It's not all bad though, Binti is enjoying her studies and she's even starting to make a couple of friends so there is hope for her future. This was an enjoyable short and definitely left me looking forward to continuing the series.
I have to admit I was surprised and a little disappointed when I realised that most of this story wouldn't be set at the university because I was so interested in all the different alien creatures that attend. But then we get to travel back to Binti's homeland and find out all about her family's tribal traditions and I was so swept up in the story that I didn't have time to be upset.
This isn't an easy journey for Binti, her family are resentful that she left and to be honest I kind of hated most of her siblings for the way they treated her when she returned but I loved Binti for standing up for what she wanted and being brave enough to choose her own path in life. It was hard for her to come home and realise how much she has changed while the people she left behind carried on in the same familiar paths, she no longer feels like she fits in with her family which was heartbreaking, especially since she doesn't feel much like she fits in at university either.
She does find out a lot about her father's side of the family though which I absolutely loved, they are a nomad tribe who were much more open to change and much happier to welcome Binti into their circle. She had to face some difficult truths about the fact that while people are prejudiced against her and the Himba tribe, the Himba, herself included, also have their own prejudices against the nomadic dessert tribes even though they are blood relations. I felt like Binti really grew a lot emotionally in this instalment and I'm excited to see where her journey takes her next.
The Night Masquerade:
The previous instalment ended when Binti realised that Okwu and her family were under attack and this one kicks off with her desperate journey across the desert with the help of her guide Mwinyi. Binti is unable to contact anyone she left behind but she knows something awful has happened and that the Khoush have broken the treaty so it's a race against time for her to get home in time to help the people she cares about.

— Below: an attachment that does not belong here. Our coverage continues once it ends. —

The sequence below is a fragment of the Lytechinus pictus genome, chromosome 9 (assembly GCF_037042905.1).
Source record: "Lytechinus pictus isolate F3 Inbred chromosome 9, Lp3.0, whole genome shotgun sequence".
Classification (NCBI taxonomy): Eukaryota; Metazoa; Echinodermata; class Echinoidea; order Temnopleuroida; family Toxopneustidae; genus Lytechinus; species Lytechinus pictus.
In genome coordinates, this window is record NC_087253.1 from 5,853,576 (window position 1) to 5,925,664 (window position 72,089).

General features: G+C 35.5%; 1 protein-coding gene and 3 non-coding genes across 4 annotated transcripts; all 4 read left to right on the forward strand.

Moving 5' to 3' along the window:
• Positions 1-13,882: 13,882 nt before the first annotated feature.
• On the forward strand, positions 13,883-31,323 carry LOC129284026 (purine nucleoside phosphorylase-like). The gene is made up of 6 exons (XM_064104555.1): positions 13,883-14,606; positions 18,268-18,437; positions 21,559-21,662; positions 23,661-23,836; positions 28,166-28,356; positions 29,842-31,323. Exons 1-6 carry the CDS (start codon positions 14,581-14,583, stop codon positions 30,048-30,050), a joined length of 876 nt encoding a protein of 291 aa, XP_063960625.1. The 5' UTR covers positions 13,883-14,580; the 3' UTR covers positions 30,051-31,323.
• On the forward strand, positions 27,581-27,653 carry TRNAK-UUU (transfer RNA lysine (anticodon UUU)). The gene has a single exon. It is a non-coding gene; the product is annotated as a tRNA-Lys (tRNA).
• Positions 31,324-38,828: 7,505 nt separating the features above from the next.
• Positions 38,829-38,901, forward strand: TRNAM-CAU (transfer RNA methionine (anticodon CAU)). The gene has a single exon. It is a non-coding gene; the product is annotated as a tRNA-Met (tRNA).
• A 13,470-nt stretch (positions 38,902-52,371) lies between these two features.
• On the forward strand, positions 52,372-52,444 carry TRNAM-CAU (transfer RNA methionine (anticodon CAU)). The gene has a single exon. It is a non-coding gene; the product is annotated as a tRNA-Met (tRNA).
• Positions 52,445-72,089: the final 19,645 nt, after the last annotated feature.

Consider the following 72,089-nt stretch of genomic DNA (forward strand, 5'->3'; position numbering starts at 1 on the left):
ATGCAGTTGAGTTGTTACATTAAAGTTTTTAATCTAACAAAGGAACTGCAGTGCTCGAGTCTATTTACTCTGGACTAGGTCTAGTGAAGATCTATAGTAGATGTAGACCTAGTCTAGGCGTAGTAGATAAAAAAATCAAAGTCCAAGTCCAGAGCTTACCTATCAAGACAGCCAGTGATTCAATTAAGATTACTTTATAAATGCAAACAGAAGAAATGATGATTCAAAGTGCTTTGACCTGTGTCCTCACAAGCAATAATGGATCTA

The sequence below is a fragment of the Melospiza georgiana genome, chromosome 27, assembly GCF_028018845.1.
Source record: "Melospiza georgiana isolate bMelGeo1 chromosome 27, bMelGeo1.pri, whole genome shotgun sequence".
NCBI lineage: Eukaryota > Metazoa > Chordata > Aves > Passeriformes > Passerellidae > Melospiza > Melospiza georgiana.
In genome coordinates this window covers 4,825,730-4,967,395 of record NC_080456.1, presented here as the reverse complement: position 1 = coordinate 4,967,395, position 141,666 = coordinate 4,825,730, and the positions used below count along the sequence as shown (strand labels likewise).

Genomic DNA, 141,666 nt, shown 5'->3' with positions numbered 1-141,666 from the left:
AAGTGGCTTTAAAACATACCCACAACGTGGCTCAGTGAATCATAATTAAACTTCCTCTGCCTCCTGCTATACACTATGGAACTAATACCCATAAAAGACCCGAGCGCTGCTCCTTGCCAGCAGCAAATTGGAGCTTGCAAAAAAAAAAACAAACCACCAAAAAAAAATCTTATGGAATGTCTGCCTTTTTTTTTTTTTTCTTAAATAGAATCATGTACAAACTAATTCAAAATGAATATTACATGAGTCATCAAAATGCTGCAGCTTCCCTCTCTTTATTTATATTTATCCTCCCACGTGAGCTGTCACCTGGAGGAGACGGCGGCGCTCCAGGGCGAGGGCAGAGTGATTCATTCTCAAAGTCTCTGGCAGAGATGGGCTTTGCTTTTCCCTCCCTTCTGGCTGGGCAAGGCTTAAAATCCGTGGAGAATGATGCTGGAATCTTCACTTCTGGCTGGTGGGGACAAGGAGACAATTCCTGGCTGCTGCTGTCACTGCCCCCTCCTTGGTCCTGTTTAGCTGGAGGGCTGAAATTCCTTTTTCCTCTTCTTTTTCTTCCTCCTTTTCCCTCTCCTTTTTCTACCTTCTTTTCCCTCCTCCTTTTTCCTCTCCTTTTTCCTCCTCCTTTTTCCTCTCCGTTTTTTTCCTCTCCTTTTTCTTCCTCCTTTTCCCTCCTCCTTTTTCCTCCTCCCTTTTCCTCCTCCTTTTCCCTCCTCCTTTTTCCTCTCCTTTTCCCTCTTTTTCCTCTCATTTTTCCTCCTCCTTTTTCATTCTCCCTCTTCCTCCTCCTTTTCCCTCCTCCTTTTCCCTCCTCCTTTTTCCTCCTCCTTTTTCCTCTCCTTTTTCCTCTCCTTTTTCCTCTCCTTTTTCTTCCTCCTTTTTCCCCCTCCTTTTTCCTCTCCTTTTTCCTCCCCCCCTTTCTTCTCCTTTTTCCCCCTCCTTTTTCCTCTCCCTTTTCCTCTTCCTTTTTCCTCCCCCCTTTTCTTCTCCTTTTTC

It's hard to go into too much detail but what Binti uncovers is a shocking betrayal that should have left her devastated. I think one of the problems I had with this story was how quickly she seemed to brush everything off and start trying to rebuild the peace between the Khoush and the Meduse. I get that she was trying to prevent her village being destroyed in an all out war between the other two groups but considering everything the Khoush had done at that point I would have expected her to be a little less invested in the peace process. I guess she's a better woman than I am though!
Really my main issue with this novella was how unresolved so many things were, we get some answers but a lot of things are left open ended and this really didn't feel like the end of a series. If there was another book to come I wouldn't have been so disappointed by that but as the end of a trilogy it felt unsatisfying. Especially the way the author played with our emotions only to magically fix things moments later. I think after loving the first two stories so much I had high expectations for a grand finale and it just wasn't as epic as I hoped.
Source: Received from publisher via NetGalley in exchange for an honest review
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Hardback bind up of the complete series / or the three novellas are also available separately: